Efficacy and safety of primary surgery with postoperative radiotherapy in head and neck mucosal melanoma: a single-arm Phase II study
Received 23 August 2018
Accepted for publication 15 November 2018
Published 14 December 2018 Volume 2018:10 Pages 6985—6996
Checked for plagiarism Yes
Review by Single-blind
Peer reviewers approved by Dr Amy Norman
Peer reviewer comments 2
Editor who approved publication: Professor Nakshatri
Ji-Jin Yao,1,2,* Fan Zhang,2,* Guang-Shun Zhang,1 Xiao-Wu Deng,1 Wang-Jian Zhang,3 Wayne R Lawrence,3 Lu Zou,1 Xiao-Shi Zhang,4 Li-Xia Lu1
1Department of Radiation Oncology, State Key Laboratory of Oncology in South China, Collaborative Innovation Center for Cancer Medicine, Sun Yat-Sen University Cancer Center, Guangzhou 510060, Guangdong Province, People’s Republic of China; 2Department of Radiation Oncology, The Fifth Affiliated Hospital of Sun Yat-Sen University, Zhuhai 519001, Guangdong Province, People’s Republic of China; 3Department of Environmental Health Sciences, School of Public Health, University at Albany, State University of New York, Rensselaer, NY 12144, USA; 4Department of Melanoma, State Key Laboratory of Oncology in South China, Collaborative Innovation Center for Cancer Medicine, Sun Yat-Sen University Cancer Center, Guangzhou 510060, Guangdong Province, People’s Republic of China
*These authors contributed equally to this work
Background: There still remains no well-established treatment strategy for head and neck mucosal melanoma (HNMM). We aim to evaluate the effectiveness and safety of primary surgery with postoperative radiotherapy for this disease.
Patients and methods: A single-arm, Phase II clinical trial was conducted at Sun Yat-Sen University Cancer Center. Patients with nonmetastatic, histologically proven HNMM were prospectively enrolled. Patients received primary surgery followed by intensity-modulated radiotherapy with an equivalent dose at 2 Gy per fraction of 65–70 Gy to CTV1 (high-risk regions including tumor bed) and 50–55 Gy to CTV2 (low-risk regions). Additional use of adjuvant chemotherapy (AC) depended on consultation from a multidisciplinary team. This trial is registered with ClinicalTrials.gov, number NCT03138642.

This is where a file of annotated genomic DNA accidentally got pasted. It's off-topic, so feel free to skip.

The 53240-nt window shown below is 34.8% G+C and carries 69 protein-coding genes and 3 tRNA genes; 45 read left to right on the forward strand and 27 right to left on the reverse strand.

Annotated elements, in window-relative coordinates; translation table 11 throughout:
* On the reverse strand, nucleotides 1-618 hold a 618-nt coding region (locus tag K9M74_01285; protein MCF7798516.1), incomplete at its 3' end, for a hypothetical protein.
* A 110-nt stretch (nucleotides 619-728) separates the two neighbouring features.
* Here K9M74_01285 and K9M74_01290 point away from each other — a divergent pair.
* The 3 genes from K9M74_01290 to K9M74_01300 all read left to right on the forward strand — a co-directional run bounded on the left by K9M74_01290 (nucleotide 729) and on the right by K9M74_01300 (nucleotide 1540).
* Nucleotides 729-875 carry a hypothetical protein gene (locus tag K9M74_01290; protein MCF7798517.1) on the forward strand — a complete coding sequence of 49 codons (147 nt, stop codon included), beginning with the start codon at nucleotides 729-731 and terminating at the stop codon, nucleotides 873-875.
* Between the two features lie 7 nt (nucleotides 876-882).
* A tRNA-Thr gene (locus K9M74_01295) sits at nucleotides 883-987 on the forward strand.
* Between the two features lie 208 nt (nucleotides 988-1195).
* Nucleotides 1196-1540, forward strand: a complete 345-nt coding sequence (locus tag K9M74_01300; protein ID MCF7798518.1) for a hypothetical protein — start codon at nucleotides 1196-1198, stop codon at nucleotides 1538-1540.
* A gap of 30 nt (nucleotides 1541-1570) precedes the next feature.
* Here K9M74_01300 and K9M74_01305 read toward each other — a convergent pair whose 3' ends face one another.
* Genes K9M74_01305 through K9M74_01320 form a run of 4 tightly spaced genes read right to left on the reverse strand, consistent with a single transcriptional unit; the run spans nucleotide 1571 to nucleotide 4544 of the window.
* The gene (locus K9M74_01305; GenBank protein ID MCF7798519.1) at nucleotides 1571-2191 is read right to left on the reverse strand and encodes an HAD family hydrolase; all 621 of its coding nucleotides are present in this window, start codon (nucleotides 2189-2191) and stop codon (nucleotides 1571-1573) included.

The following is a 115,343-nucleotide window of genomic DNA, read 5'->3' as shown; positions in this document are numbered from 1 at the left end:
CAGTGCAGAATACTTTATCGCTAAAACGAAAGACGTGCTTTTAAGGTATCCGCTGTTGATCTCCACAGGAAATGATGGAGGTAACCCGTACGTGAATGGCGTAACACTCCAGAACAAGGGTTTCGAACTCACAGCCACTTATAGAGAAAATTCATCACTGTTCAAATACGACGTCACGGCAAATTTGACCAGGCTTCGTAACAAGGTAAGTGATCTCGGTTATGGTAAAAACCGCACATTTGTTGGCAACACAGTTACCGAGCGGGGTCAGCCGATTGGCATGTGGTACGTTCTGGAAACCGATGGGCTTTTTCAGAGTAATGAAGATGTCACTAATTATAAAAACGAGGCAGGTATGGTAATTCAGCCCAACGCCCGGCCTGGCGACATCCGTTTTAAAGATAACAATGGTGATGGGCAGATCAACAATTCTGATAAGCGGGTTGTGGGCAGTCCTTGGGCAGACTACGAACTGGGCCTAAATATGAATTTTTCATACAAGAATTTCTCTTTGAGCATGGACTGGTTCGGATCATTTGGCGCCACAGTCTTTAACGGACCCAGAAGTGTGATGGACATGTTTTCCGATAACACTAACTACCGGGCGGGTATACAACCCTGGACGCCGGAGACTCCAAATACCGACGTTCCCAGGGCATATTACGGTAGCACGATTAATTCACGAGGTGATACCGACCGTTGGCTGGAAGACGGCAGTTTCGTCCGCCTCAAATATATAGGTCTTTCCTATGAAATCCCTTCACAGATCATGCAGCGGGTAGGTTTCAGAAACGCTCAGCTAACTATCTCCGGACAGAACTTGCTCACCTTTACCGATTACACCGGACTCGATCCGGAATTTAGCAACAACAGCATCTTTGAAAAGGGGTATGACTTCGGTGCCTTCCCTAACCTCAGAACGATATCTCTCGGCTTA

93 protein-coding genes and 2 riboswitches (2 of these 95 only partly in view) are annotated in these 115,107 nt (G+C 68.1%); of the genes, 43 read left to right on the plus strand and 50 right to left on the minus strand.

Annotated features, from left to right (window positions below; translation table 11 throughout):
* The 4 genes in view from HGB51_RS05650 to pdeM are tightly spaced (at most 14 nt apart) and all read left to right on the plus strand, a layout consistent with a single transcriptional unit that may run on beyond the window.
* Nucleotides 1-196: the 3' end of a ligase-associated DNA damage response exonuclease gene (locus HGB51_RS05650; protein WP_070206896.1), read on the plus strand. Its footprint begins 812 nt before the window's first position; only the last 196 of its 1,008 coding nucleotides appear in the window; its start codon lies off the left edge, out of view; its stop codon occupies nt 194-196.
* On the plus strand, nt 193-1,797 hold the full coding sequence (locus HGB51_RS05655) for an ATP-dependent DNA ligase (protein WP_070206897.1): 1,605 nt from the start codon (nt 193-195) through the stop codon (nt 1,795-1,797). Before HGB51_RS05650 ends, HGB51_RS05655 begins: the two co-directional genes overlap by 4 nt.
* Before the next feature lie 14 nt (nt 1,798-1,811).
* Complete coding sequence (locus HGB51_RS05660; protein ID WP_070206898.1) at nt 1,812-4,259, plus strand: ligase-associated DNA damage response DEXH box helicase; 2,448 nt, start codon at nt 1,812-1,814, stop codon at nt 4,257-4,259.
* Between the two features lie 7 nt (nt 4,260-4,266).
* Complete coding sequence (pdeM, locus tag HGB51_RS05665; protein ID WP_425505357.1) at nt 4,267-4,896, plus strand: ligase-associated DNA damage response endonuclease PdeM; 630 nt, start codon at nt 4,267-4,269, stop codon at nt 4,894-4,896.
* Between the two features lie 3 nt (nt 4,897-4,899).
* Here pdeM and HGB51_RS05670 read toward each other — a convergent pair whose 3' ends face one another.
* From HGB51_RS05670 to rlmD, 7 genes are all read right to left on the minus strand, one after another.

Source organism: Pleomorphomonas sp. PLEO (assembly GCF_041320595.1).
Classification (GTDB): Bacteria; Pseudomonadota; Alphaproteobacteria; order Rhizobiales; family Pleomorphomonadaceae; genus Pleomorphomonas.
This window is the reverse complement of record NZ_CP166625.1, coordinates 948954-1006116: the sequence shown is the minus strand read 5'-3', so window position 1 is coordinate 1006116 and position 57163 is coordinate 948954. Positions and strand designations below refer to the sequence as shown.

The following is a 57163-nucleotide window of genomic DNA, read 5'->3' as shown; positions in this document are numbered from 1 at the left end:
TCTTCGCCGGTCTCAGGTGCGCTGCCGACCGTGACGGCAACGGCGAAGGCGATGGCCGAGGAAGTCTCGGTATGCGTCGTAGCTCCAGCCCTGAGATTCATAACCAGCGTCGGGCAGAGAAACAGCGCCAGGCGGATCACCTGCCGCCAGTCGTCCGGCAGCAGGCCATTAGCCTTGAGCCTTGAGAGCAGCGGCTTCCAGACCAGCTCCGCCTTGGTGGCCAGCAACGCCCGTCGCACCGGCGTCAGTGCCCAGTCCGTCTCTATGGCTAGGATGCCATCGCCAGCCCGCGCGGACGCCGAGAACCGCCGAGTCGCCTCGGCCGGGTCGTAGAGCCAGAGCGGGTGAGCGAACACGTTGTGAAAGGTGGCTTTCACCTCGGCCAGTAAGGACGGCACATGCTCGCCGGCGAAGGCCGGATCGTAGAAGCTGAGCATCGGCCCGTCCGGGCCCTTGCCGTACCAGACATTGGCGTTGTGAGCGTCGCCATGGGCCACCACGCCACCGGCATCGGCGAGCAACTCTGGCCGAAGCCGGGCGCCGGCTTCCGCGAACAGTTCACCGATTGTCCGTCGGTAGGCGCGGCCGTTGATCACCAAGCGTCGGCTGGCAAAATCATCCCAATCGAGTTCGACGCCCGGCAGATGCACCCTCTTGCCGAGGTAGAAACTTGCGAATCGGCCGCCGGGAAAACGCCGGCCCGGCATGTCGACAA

Results: A total of 33 patients were enrolled and analyzed between July 2010 and November 2016. There were 18 (54.5%) patients with T3 disease and 15 (45.5%) patients with T4a disease. The median age at diagnosis was 58 years (range 27–83 years), and 61% of the cohort were males. The overall median follow-up duration was 25.3 months (range 5.3–67.1 months). The 3-year overall survival (OS), local relapse-free survival (LRFS), regional relapse-free survival (RRFS), and distant metastasis-free survival (DMFS) rates were 44.4, 91.7, 78.1, and 41.7%, respectively. Patients with T4a disease showed significantly inferior OS (P=0.049) and DMFS (P=0.040) than those with T3 disease. Prophylactic neck radiation (PNR) was nearly associated with superior RRFS (P=0.078). However, there was no significant difference in OS, LRFS, RRFS, and DMFS for patients treated with or without AC (P>0.05 for all). Toxicities were generally mild to moderate.
Conclusion: Primary surgery with postoperative radiotherapy yielded excellent local control and acceptable toxicity profile for HNMM. Nevertheless, high rates of distant metastases resulted in limited survival.
Keywords: head and neck mucosal melanoma, efficacy, safety, primary surgery, postoperative radiotherapy
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